Welcome to class! 

In today’s class, we will be talking about the thermometer. Enjoy the class!



A thermometer is an instrument used for measuring temperature. A thermometer usually contains a working substance whose physical properties change with temperature. This is called a thermometric substance. Also, thermometric properties are properties that are sensitive to temperature variation. A thermometer must possess the following qualities:

  1. Construction: A thermometer must possess certain properties before it is used. In a mercury thermometer, the thermometer must contain mercury which expands as a result of an increase in temperature.
  2. Calibration: A thermometer must be well-calibrated, starting with two reference points. The calibration must be made with shiny ink that can be viewed. For example, in the Celsius scale, the calibration is divided into 100 equal intervals, while the Fahrenheit scale is divided into 180 equal intervals.
  3. Sensitivity: A thermometer is said to be sensitive under the following conditions:
  • When it can detect even small change in temperature.
  • When it shows the temperature of a body in a short time.
  • It does not absorb a large amount of heat for its own heating or cooling from the body whose temperature is being measured.

Types of thermometer

There are various types of thermometers but the most common ones are:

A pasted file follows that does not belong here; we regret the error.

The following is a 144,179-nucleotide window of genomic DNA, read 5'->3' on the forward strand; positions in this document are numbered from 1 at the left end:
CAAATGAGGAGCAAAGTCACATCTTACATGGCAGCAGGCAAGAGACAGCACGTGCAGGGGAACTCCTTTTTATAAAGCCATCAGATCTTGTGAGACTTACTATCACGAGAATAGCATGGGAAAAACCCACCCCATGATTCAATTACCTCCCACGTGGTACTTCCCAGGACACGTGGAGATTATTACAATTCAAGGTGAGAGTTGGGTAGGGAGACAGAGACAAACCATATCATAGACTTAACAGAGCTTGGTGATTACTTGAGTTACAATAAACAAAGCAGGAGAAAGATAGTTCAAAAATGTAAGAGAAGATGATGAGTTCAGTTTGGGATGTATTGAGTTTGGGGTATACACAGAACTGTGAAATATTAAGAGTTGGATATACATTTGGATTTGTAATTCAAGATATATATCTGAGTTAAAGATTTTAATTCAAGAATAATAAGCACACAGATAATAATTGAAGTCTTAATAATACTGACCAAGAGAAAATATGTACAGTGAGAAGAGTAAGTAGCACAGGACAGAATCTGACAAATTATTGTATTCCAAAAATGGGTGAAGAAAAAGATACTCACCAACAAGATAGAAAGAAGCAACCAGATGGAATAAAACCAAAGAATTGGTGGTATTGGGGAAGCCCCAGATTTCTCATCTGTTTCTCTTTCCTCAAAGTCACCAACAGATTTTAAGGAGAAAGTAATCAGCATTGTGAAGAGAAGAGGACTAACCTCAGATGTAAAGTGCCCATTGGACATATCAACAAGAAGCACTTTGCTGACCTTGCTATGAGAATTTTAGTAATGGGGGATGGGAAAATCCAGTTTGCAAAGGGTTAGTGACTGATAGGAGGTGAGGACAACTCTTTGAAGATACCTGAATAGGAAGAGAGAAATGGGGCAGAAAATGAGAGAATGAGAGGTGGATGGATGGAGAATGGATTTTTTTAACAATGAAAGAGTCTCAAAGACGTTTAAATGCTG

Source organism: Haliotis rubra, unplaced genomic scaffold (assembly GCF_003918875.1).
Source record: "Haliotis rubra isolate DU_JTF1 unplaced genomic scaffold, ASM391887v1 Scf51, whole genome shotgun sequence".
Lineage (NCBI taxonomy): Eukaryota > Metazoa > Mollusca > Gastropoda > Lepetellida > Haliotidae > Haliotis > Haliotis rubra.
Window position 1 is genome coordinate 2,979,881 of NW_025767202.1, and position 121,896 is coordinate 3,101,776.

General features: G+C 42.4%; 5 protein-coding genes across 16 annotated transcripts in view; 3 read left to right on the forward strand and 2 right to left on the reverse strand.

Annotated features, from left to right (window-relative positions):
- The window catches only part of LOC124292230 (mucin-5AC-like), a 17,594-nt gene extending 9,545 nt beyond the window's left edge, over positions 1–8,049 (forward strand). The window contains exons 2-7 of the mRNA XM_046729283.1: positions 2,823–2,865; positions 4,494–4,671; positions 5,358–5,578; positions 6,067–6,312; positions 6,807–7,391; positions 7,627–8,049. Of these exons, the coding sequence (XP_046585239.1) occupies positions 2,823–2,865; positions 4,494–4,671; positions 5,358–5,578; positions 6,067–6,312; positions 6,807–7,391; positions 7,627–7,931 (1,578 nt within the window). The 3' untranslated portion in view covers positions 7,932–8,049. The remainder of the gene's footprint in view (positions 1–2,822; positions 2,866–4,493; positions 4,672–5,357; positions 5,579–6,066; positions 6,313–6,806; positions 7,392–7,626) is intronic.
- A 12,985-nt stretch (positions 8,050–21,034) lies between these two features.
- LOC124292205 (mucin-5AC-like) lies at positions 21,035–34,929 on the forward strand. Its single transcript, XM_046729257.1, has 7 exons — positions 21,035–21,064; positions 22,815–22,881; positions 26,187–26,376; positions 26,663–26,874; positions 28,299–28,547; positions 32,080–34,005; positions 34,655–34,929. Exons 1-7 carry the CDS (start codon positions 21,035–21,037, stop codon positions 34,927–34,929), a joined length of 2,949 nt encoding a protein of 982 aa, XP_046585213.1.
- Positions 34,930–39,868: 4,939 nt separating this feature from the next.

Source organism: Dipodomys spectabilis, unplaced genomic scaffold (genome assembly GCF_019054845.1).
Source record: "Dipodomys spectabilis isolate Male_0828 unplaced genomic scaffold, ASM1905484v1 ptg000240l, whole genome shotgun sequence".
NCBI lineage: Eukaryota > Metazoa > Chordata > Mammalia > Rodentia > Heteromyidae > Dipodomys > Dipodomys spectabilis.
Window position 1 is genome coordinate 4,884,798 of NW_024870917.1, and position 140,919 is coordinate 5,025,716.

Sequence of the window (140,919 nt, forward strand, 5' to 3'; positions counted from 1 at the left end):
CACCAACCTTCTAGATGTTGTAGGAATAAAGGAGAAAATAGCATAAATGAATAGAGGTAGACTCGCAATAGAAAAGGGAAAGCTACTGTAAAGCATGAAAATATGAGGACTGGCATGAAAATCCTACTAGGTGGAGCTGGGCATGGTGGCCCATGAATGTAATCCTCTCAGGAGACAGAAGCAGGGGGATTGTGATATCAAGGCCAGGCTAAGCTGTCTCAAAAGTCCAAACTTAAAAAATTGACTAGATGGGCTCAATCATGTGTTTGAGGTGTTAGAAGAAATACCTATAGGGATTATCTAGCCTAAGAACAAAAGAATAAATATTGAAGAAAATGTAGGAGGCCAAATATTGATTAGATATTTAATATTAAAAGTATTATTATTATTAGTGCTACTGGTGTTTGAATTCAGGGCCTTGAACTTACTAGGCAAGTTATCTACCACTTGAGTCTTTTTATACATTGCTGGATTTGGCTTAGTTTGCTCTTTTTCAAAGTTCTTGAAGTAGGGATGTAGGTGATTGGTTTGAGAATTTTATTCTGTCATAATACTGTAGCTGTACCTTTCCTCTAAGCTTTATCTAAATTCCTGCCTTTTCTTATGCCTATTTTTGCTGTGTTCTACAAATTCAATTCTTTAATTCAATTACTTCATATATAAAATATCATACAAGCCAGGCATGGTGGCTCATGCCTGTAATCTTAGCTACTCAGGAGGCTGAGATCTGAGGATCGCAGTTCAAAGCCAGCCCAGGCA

1. Mercury-in-glass Thermometer
  • Clinical Thermometer
  • Alcohol-in-glass Thermometer
  1. Maximum and Minimum Thermometer
  2. Electrical Thermometer
  • Platinum resistance thermometer
  • Thermocouple thermometer
  1. Pyrometers
  2. Gas Thermometer
  • Mercury-in-glass thermometer:

This is about the commonest type of thermometer. The working substance (thermometric liquid) is mercury. As temperature changes, the volume of the mercury in its tube also changes. This result, in the change of the length of the mercury column in the capillary tube of the thermometer. This is read on the scale on the stem of the thermometer. This type of thermometer can measure the temperature between 39C and 357C. These are the freezing and boiling point of mercury respectively.

Clinical thermometer:

A typical example of a mercury-in-glass thermometer is the clinical thermometer. Unlike the ones used in the school laboratory, the clinical thermometer has a short stem. Its temperature range is between 35°C and 43°C. This is because it measures the temperature of a human being. For a healthy human, normal body temperature is about 36.9°C (or 37°C).